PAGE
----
Photo, it's in your hands, May 14, 2010, elkedearest, Flickr

Can you please tell me a little bit more about the concept of contingency, and how it fits in with historical thinking skills? How can this concept be used with K-12 students? Any user-friendly references would be helpful too. I work in the field of teacher education and professional development.


Thanks for your question. Contingency is an important concept in understanding and investigating history and helping students develop historical thinking skills. Crudely defined, it is the opposite of inevitability. When students think that World War II or women's suffrage had to happen, that these events were destined to occur, they are ignoring the contingent nature of historical events. Contingency gets at how people in the past made history and how historic events and trends result from a variety of factors coming together—they are not preordained or unavoidable.

Contingency is key to historical thinking and helping students understand that while in hindsight, the past seems to unroll in logical storylines, this was not necessarily the case for those who lived through it. If suffragettes hadn't taken to the streets in the 1910s or focused on changing state laws, would they have won the vote in 1920? If the Treaty of Versailles contained different stipulations, would Germany have taken the path it did and would WWII have happened? Historical events are dependent (or contingent) on multiple causes that shape when, how, and why an event happened the way it did.

. . . while in hindsight, the past seems to unroll in logical storylines, this was not necessarily the case for those who lived through it.

So contingency is deeply intertwined with understanding change over time—a framework many state standards and K-12 teachers use to focus and cohere their history courses.

Resources Focusing on Historical Contingency

Resources for explicitly teaching K-12 students this concept can be relatively sparse. But some do exist and they run the gamut, from instructional frameworks to particular activities. Historians Thomas Andrews and Flannery Burke suggest using the "5 Cs" to frame history instruction in this article. While their work was developed at the college-level, it can transfer (with modifications) to the K-12 classrooms. Their fourth "C" is contingency and they suggest it may be the most difficult to teach, but their description can help clarify the concept.

UCLA's National Center for History in the Schools also includes contingency in the historical thinking skills that students should be learning. Their standards assert that students should "Challenge arguments of historical inevitability by formulating examples of historical contingency, of how different choices could have led to different consequences." (see standard 3.G) These standards also remind us that discrete historical thinking skills are "interactive and mutually supportive" and cannot be taught in the absence of particular historical content.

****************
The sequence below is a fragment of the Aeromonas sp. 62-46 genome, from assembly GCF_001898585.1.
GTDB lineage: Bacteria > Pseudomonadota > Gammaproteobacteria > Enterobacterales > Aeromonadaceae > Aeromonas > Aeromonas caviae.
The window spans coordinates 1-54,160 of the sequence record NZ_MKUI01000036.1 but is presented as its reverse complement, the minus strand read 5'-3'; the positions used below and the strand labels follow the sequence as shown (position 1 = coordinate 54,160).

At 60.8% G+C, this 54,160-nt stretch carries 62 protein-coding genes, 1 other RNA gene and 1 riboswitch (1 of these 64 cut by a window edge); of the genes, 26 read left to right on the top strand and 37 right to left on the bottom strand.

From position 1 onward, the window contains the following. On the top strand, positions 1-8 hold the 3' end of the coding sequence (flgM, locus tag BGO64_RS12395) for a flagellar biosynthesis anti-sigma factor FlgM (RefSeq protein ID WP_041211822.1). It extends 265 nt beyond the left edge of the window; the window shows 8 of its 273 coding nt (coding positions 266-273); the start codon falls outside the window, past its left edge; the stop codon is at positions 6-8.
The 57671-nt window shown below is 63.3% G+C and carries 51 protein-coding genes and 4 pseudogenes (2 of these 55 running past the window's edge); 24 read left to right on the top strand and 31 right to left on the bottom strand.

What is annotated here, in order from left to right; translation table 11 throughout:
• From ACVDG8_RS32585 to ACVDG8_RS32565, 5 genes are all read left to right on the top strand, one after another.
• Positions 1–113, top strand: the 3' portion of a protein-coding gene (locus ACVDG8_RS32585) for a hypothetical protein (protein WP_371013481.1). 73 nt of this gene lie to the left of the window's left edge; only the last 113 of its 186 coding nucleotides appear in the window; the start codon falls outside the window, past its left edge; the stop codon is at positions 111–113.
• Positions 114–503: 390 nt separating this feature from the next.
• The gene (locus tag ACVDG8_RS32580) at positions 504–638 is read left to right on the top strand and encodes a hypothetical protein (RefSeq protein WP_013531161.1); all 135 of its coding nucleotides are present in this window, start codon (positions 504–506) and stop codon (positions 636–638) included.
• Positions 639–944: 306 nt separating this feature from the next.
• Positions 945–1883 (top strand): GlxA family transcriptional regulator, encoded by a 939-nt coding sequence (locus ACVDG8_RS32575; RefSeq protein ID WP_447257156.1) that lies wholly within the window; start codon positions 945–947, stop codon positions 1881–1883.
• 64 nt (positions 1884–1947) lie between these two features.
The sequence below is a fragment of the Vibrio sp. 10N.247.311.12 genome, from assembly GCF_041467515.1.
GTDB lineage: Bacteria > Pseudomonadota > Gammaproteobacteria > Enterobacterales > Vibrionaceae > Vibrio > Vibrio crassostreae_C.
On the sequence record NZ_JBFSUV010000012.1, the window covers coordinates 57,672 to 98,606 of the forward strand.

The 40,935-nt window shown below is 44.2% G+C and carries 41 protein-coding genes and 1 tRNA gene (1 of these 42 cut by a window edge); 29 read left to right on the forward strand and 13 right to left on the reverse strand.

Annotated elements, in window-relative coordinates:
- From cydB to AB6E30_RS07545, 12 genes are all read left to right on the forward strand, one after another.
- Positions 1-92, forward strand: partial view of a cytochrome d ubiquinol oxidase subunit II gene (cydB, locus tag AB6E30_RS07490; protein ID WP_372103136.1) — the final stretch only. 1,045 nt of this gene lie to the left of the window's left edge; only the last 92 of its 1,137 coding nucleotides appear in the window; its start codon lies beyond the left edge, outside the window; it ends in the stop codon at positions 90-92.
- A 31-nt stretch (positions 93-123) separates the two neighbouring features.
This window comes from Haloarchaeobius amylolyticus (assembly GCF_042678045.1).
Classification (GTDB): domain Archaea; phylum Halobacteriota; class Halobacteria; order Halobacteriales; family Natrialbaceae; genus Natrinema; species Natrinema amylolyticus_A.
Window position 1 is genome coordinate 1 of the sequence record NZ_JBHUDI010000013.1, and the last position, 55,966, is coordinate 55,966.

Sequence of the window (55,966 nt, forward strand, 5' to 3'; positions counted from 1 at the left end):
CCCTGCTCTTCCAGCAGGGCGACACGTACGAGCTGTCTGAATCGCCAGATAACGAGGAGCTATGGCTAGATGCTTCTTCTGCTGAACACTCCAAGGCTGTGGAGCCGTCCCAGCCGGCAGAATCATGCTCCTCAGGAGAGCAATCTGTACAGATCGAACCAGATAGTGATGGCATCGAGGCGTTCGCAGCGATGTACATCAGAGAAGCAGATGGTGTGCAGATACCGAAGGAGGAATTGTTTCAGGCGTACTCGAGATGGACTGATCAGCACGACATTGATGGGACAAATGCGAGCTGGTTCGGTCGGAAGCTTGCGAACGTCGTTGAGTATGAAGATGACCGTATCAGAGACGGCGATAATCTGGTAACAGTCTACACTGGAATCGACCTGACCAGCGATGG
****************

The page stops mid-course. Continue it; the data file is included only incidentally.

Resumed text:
See this lesson for an example consistent with these recommendations. Located at the Canadian Benchmarks of Historical Thinking site created by the University of British Columbia’s Centre for the Study of Historical Consciousness, it is a fine example of how to teach this concept. Focused on historical contingency, the lesson integrates this concept with the core historical concepts of causation and change over time to investigate the Chinese experience in Canada.

You will want to pay attention to instructional steps 1-7 and don’t miss the "outcomes" section at the end of the lesson. Not only does the lesson provide a coherent example of how you can take this concept into the classroom, it also succinctly describes how historic change is contingent on individual and group actions that are influenced and constrained by larger forces. It also uses two of our favorite ways to address contingency pedagogically:

  • counterfactual questioning, or "what if" questions; and
  • using cause and effect in a student's daily life to illustrate the concept before applying it to historic events.

For another example of a "What if" question, see this one about U.S. involvement in World War II or check out the series of "What if" books edited by Robert Cowley.

Difficult, Yet Crucial

Contingency may be one of the harder historical thinking concepts to teach. To really grapple with it, students need to understand multiple causation and be able to think through change over time. But it's difficulty shouldn’t scare you away from teaching it as it is a critical link between history and civic preparation. As the National Center for History in the Schools says:

"A. . . trap is that of thinking that events have unfolded inevitably;that the way things are is the way they had to be, and thus that humankind lacks free will and the capacity for making choices. Unless students can conceive that history could have turned out differently, they may unconsciously accept the notion that the future is also inevitable or predetermined, and that human agency and individual action count for nothing. No attitude is more likely to feed civic apathy, cynicism, and resignation—precisely what we hope the study of history will fend off."

About the Author

Daisy Martin, Director of History Education at, recently co-authored Reading Like a Historian: Teaching Literacy in Middle and High School History Classrooms, published by Teachers College Press.